The code fragment below traces a ray (for example, through glass). If the ray emerging from the far side of the glass misses all objects, it adds in a contribution from an environment map, scaled such that the more layers of glass it went through, the dimmer it will be.
    missdepth = fulltrace (P, R, C, d, Ph, Nh, Pm, Rm);
    if (missdepth > 0)
        C += environment ("foo.env", Rm) / missdepth;


float isshadowray ()

Returns 1 if this shader is being executed in order to evaluate the transparency of a surface for the purpose of a shadow ray. If the shader is instead being evaluated for visible appearance, this function will return 0. This function can be used to alter the behavior of a shader so that it does one thing in the case of visibility rays, something else in the case of shadow rays.


float raylevel ()

Returns the level of the ray which caused this shader to be executed. A return value of 0 indicates that this shader is being executed on a camera (eye) ray, 1 that it is the result of a single reflection or refraction, etc. This allows one to customize the behavior of a shader based on how ``deep'' in the reflection/refraction tree.

How to use it

Using PRMan as a ray tracer is straightforward:

  1. Use these functions in your shaders. In any shader that uses the functions, you should:

         #include "rayserver.h"
    

    If you inspect rayserver.h (in the examples directory), you'll see that most the functions described above are really macros. When compiling with BMRT's compiler, the functions are unchanged (all three are actually implemented in BMRT). But when compiling with PRMan's compiler, the macros transform their arguments to world space and call a function called rayserver().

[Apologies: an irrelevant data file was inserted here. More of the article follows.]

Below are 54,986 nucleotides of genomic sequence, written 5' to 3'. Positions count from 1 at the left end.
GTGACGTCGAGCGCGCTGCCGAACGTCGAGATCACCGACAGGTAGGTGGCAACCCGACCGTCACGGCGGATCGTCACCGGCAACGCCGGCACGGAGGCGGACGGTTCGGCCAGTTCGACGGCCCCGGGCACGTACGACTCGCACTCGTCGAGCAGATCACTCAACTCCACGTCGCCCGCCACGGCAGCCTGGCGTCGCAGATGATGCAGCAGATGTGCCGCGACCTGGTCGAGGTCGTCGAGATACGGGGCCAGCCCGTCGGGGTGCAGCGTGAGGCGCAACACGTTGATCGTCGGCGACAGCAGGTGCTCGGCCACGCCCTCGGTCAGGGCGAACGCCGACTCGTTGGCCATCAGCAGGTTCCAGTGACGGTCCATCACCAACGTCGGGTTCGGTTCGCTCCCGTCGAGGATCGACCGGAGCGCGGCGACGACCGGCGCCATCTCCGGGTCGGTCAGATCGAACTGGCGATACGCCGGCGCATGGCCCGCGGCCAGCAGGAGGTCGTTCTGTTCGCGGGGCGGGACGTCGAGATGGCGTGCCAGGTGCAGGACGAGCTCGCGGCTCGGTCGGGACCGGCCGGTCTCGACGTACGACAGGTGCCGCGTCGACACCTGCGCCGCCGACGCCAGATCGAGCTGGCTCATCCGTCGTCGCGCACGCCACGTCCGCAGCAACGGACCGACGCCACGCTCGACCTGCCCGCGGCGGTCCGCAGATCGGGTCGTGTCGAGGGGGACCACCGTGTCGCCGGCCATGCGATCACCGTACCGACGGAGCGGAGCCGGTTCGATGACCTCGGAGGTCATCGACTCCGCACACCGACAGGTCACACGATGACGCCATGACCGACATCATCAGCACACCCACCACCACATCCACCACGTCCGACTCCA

2. Compile the shaders with both BMRT and PRMan's shader compilers. When compiling for PRMan, make sure that the DSO rayserver.so (in the BMRT lib directory) is in your include path (-I).

  3. Render the file using the frankenrender script that comes with BMRT. This is a Perl script that sets up the environment that controls the ray server, and passes the correct arguments to both PRMan and BMRT. Just look at the script for more details on how it works and what arguments are valid.

    If you are rendering the same geometry with both renderers, just use frankenrender in the same way as you would use prman or rendrib:

        frankenrender teapots.rib
    

    If you want to give separate RIB files to each renderer, use the -prman and -bmrt flags:

      frankenrender common.rib -bmrt bmrt.rib -prman prman.rib
    

That's it!

Pros and Cons